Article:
While Bonello dwells on the demeaning internalized side effects of continually pretending to be something you’re not, constantly feigning happiness, he also shows the devastation once reality sets in, using a theme of a brutally treated woman who becomes horribly disfigured, but has noplace else to go, so works in the kitchen or as a maid, or helps dress and prepare the women. In a rather macabre turn, her value as a grotesque object becomes a specialty item, a sexual novelty that interests the perverse and exotic interests of an aristocratic secret society, similar to Kubrick’s EYES WIDE SHUT (1999), but as imagined by Diane Arbus. What seems to set the wheels in motion for a steady downward descent is the mention by one of the regular house customers that recent scientific studies suggest prostitute’s brains, along with criminals, are decisively smaller than a normal brain, which accounts for their idiotic behavior. Rather than the illusory beauty that opens the film with a rush of intoxication, naked flesh, and perfume, the filmmaker retraces the precious few moments before the brutal attack, adding a parallel story of shame from the deteriorating health by one of the women succumbing to syphilis, which at the time was incurable, accounting for the deaths of noted artists Franz Schubert and Édouard Manet. The director shows no less than a thousand endings, and easily prolongs his movie, some may be a bit overdone, but each one adds another piece of the carefully constructed mosaic, becoming a lament for a forgotten era layered in the heartbreaking sadness of these women, perfectly expressed in one of the most haunting sequences set to the Moody Blues L'Apollonide Nights In White Satin - YouTube (2:59), a kind of vacuous last dance that eptimomizes their lost dreams slipping away. Bonello reverses the brief whisp of hope offered by Nora’s freedom at the end of Ibsen’s play as an illusory phantom and leaves her stuck forever with no escape from A Doll’s House. By the end, all the women characters inhabiting this film do look and feel a bit like glassy-eyed ghosts, lost and dispossessed souls with vacant looks emptied and disassociated from the real world.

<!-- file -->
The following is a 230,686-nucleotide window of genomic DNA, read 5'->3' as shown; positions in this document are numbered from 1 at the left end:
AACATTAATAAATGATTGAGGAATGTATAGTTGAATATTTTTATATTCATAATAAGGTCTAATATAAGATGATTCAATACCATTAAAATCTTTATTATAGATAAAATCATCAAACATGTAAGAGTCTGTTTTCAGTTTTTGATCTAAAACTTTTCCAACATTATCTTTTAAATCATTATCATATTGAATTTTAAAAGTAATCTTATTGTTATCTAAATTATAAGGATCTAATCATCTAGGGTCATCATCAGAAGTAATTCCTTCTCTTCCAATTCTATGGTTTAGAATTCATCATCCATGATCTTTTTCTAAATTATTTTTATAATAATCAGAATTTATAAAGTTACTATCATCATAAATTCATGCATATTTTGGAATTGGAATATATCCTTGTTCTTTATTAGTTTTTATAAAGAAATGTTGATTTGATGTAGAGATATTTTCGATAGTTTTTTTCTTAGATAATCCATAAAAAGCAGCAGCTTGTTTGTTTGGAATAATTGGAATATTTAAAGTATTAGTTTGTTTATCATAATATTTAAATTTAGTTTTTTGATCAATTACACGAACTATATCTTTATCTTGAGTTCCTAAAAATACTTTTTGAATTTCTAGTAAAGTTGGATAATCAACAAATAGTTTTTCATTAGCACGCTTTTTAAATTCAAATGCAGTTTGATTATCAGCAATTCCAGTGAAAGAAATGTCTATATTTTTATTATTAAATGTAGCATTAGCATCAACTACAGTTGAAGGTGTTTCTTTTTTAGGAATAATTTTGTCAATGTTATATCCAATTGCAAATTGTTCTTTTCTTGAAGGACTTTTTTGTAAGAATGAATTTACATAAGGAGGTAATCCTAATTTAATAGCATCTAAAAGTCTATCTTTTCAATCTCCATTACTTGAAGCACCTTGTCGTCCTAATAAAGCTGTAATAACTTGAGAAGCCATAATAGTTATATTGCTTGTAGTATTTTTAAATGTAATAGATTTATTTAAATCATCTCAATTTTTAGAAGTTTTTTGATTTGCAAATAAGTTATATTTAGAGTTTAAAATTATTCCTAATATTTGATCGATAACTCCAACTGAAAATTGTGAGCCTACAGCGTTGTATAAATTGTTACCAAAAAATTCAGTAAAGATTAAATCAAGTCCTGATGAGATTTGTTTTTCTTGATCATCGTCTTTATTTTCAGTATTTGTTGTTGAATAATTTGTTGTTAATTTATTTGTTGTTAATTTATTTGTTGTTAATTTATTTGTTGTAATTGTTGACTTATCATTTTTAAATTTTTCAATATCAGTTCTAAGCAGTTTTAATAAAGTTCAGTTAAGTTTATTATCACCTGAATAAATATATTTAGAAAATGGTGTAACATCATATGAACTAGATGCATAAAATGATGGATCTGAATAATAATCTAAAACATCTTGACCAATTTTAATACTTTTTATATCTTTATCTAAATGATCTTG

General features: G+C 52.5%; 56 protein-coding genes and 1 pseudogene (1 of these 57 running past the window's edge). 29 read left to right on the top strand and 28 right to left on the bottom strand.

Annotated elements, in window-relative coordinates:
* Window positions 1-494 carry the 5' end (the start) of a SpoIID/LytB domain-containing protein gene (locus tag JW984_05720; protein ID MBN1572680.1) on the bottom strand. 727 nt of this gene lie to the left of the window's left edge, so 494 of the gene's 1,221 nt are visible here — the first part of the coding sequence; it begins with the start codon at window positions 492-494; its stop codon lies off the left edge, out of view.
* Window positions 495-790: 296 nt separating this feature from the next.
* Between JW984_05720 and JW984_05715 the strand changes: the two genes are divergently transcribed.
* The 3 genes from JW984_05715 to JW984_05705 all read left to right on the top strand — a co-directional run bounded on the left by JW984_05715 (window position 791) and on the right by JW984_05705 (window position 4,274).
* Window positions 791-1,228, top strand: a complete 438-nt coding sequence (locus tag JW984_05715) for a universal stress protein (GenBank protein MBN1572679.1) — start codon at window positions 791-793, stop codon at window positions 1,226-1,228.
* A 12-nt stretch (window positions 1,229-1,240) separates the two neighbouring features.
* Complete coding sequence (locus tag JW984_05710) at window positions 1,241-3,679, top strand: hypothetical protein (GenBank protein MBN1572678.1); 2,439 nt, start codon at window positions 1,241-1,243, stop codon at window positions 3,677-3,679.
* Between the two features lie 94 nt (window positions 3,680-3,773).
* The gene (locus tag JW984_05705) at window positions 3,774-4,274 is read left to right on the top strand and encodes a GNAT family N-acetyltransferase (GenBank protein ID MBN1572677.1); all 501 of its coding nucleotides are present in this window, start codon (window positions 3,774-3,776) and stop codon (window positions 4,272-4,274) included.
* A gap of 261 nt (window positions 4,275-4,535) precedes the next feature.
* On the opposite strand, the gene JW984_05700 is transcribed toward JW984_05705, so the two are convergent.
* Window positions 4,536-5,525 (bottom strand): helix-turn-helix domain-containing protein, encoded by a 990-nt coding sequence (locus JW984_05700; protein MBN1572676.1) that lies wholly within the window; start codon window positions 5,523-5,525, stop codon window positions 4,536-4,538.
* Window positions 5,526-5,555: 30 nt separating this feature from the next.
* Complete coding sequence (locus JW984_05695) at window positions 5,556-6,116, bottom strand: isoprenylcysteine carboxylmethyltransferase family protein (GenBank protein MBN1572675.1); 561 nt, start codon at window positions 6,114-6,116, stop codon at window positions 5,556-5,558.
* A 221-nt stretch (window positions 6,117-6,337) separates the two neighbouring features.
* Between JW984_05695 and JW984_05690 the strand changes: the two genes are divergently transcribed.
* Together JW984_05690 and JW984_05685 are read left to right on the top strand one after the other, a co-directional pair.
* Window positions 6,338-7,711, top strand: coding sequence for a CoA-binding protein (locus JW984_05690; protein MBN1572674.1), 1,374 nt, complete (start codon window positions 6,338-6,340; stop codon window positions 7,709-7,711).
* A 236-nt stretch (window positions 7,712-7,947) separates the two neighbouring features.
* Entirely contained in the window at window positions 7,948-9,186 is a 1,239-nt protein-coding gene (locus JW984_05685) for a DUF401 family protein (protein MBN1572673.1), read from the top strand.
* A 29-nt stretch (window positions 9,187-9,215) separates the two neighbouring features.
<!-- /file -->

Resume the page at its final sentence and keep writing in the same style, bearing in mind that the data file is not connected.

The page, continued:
One should mention some of the featured actresses, all excellent, who let it all hang out for this film: Samira, Hafsia Herzi from THE SECRET OF THE GRAIN (2007), Julie, Jasmine Trinca, the daughter in THE SON’S ROOM (2001), Clotilde (Céline Sallette), Léa (Adele Haenel), Madeleine (Alice Barnole), and Pauline (Iliana Zabeth), while two noted French directors are among the house regulars, Jacques Nolot as Maurice and Xavier Beauvois, who recently directed the acclaimed OF GODS AND MEN (2010).